Theatre in Wales

Theatre, dance and performance reviews

Christian Patterson in United Kingdom-in-Schism Production

My Country: a work in progress

National Theatre UK , Dorfman Theatre & Touring to Sherman & Theatr Clwyd , March-19-17
My Country: a work in progress by National Theatre UK The National Theatre in London and Scriptography in Aberystwyth would not in the normal run of things be reckoned to have much in common. Both have homes that look out over water. It depends on mood and season whether Thames or line of Buarth and Old College makes the better view. This third week in March they have another thing is common. In London “Our Country” has June 23rd for its subject. In Aberystwyth Tom O'Malley plays a spirited father. He and soberer son are sitting out by night in quest of a fox who has been soiling the son's lawn. “Are you sure it isn't a Romanian?” he asks mischievously. Within minutes father and son are seated back to back in antagonism; it emerges that they have voted for different sides.

A tiny incubator in the West has broached territory where the official theatre of Cardiff is too scared to go. Wales broke from solidarity with Northern Ireland and Scotland. Friendships splintered and relations within families were made brittle. Fissure is the raw stuff for theatre. Rufus Norris said that a National Theatre was compelled to look to the schism in Britain. Wales was prompt for an article “the Town that Shot Itself in the Foot” that went viral. Heritage theatre, performance art, it's-all-England's-fault theatre, pageantry and safety-first nostalgia does not want to know. In 2013 Tim Price had an allegorical Wales cowering in a box and sobbing with a plea to England is “I’ll do whatever you want. You have to look after me.” That was theatre with clout. In 2017 official art has moved from timidity to a culture of cowardice.

The schema for this production is excellent- it has been borrowed from Tim Price and “I’m with the Band”. Acting, music, lighting, design are everything to be expected from an institution of this stature. Direction is at the master hand of Rufus Norris himself. Everything being simultaneously meted out to poor Ibsen a few walls away is absent here. He has a fine grasp of pace. Christian Patterson twinkles with vivacity. But “My Country” soars at the moments where the verbatim content pauses and the writer takes over. Carol Ann Duffy is its co-creator. (A gross error has been made in an early line on the 1975 referendum that needs correcting.)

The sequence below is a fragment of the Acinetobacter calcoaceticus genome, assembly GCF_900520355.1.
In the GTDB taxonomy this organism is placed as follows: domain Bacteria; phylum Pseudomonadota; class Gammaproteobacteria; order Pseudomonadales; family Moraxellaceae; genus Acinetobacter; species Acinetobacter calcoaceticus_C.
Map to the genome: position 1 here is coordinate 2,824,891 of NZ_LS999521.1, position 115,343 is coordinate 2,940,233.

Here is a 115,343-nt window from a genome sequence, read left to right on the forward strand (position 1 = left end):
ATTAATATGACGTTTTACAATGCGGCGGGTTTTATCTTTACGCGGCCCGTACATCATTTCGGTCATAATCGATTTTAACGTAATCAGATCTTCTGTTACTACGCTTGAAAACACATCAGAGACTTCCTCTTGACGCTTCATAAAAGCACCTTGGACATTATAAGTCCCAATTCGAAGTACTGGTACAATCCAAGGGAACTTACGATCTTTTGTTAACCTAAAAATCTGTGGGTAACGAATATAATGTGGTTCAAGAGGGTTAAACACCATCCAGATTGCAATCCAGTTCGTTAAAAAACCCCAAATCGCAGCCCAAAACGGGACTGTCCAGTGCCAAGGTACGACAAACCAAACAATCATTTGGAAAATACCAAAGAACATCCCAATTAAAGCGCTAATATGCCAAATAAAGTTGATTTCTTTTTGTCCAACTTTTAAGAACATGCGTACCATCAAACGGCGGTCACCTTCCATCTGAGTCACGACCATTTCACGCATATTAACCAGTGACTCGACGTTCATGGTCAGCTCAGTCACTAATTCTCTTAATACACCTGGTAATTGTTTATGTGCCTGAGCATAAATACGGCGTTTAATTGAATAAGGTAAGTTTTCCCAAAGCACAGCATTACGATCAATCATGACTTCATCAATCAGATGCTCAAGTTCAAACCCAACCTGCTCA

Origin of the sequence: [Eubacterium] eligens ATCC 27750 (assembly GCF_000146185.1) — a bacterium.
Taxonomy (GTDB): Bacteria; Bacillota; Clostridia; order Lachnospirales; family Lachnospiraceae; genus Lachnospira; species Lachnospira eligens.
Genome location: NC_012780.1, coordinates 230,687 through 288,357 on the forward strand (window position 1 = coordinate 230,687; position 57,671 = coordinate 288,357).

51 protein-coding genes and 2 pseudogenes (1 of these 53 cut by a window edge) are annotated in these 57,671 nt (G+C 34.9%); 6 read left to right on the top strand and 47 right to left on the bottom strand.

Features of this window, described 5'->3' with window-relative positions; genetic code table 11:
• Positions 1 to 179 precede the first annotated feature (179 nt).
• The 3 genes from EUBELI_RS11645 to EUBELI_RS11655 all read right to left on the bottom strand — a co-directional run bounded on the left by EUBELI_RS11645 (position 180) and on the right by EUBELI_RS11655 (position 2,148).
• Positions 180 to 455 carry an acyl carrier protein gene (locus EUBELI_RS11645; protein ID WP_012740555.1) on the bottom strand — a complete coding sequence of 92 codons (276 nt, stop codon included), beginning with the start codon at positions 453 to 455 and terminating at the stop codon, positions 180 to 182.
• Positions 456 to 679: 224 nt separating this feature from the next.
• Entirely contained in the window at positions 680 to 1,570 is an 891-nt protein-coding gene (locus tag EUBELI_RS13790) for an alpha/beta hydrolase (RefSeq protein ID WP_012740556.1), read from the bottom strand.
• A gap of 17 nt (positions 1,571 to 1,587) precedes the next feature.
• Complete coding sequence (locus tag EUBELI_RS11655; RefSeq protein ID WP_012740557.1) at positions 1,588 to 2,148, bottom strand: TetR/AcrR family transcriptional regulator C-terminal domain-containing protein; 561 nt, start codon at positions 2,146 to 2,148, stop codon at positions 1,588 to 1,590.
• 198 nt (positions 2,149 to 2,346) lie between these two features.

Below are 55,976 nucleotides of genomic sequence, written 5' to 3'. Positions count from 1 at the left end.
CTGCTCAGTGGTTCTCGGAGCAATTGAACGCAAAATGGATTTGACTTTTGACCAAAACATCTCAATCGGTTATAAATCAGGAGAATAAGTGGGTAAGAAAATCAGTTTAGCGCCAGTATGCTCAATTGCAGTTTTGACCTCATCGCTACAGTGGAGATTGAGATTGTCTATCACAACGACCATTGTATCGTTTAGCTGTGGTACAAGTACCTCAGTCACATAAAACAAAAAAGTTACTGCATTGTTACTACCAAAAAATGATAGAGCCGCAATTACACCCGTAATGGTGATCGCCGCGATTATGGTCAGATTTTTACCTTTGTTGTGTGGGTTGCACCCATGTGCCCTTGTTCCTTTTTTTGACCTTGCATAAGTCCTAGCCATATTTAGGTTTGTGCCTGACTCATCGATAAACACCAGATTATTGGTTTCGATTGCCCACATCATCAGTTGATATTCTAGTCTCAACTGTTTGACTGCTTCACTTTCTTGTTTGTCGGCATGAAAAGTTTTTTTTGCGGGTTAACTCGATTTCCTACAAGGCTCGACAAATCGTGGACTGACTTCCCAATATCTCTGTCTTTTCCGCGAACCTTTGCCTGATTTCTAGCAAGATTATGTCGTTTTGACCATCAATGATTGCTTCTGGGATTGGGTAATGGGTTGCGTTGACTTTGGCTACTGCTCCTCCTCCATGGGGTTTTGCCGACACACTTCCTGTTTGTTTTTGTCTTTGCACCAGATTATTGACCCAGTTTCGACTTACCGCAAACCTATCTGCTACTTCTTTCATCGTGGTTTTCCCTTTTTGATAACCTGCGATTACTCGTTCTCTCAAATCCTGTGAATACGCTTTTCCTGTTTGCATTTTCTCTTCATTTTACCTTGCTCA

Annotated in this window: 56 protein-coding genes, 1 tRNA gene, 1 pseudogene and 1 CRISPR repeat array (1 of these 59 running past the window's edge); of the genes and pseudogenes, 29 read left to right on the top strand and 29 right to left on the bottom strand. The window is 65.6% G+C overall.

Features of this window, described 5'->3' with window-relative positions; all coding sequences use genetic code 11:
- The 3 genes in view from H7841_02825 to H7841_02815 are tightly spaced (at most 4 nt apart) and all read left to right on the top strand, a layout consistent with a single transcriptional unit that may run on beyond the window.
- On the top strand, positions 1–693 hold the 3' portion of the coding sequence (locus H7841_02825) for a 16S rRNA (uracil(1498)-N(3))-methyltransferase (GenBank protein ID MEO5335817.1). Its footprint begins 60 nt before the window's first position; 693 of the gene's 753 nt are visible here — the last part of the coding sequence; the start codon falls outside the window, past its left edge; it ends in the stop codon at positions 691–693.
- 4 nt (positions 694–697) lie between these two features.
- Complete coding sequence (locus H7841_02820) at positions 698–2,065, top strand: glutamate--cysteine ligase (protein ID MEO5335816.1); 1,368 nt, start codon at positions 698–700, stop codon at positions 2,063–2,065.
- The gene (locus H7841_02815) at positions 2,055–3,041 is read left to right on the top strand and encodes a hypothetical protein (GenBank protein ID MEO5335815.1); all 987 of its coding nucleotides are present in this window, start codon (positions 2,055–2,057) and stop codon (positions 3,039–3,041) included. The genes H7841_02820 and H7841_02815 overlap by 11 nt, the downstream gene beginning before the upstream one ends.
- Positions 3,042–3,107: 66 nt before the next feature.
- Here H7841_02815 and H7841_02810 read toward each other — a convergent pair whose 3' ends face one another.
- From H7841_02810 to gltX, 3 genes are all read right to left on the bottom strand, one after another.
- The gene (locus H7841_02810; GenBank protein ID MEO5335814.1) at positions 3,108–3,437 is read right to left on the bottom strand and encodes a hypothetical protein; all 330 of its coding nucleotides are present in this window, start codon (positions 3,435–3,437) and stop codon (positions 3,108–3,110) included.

This is to do with the nature of the material. Verbatim theatre works where the subject is specific. That is why “Deep Cut”, “the Permanent Way” and “London Road” grip. When the subject is general it falters. That is why “Little Revolution”, “Sgint” and this piece are blurry. The best thing on stage, and worth the seeing on its own count, is a meal, fuelled on a bottle of twenty-year old malt. It conveys more about the deep substance of Britain in imaginative and theatrical terms than the material gathered but little mediated from its source. It is not a paradox; art is transformative of its component matter.

The voices themselves frequently replicate what has been made familiar in media. The BBC- in London, Edinburgh, Belfast- has worked hard within the severe limits of its medium. But the voices I have heard myself have often been as interesting as these. The microbiologist, for instance, in despair at the damage to science. Resistant bacteria that are going to kill are now all going to stop at Calais at the command of Eton, Sandhurst and the cream of England. Most of all I missed the voice of youth. It may not be said that the old lined up against the next generation. I remember a group of twenty-something Asians from Hounslow. The words on their former Mayor were bitter, “I can't believe he was prepared to dump us like that”. The words all around in pub or bus are as interesting as the ones gathered in interview. But then the two sides do not talk. Not for nothing does Britannia here play Frankie Goes to Hollywood singing “Two Tribes”.

As for the politics the script picks out four head-line figures. The Mayor-become-Foreign Secretary is the most regular. The parody is sharp and the audience is tickled. But it is a conniving with power. The entry into public life was, his own words, “40% egomania.” On June 27th he wrote for a broadsheet that free movement of people would be absolutely unchanged. To play him for jest is to play the game as he sets it. But theatre should probe power not giggle at it. There are some snide comments on the Prime Minister to get a snigger. An irrelevant diversion is made so we may show our collective disapproval of the Forty-fifth President- so radical. In fact there is nothing on show to disturb anyone in power in the slightest. If anything it a display of national solidarity which is nice.

It is good that the National Theatre has attempted “My Country” and good too that it is taking it out on the road. It plays Mold, Cardiff, Glasgow, Liverpool, Derry, Leicester, Warwick, Stratford East. But it should have aimed higher. Its image of the United Kingdom is as argumentative but cuddly. Maybe it is true. But events in the world rather than on the stage have a habit of taking on a trajectory whose outcomes are far unintended from their start-point. The privileged hurt the lives of the less advantaged; that is the way of the world. If dismay is felt at this production, it is because the issue, and the consequences, matter. That last sentence is not new; it has in fact been lifted straight from a review written October 20th 2013.

Reviewed by: Adam Somerset

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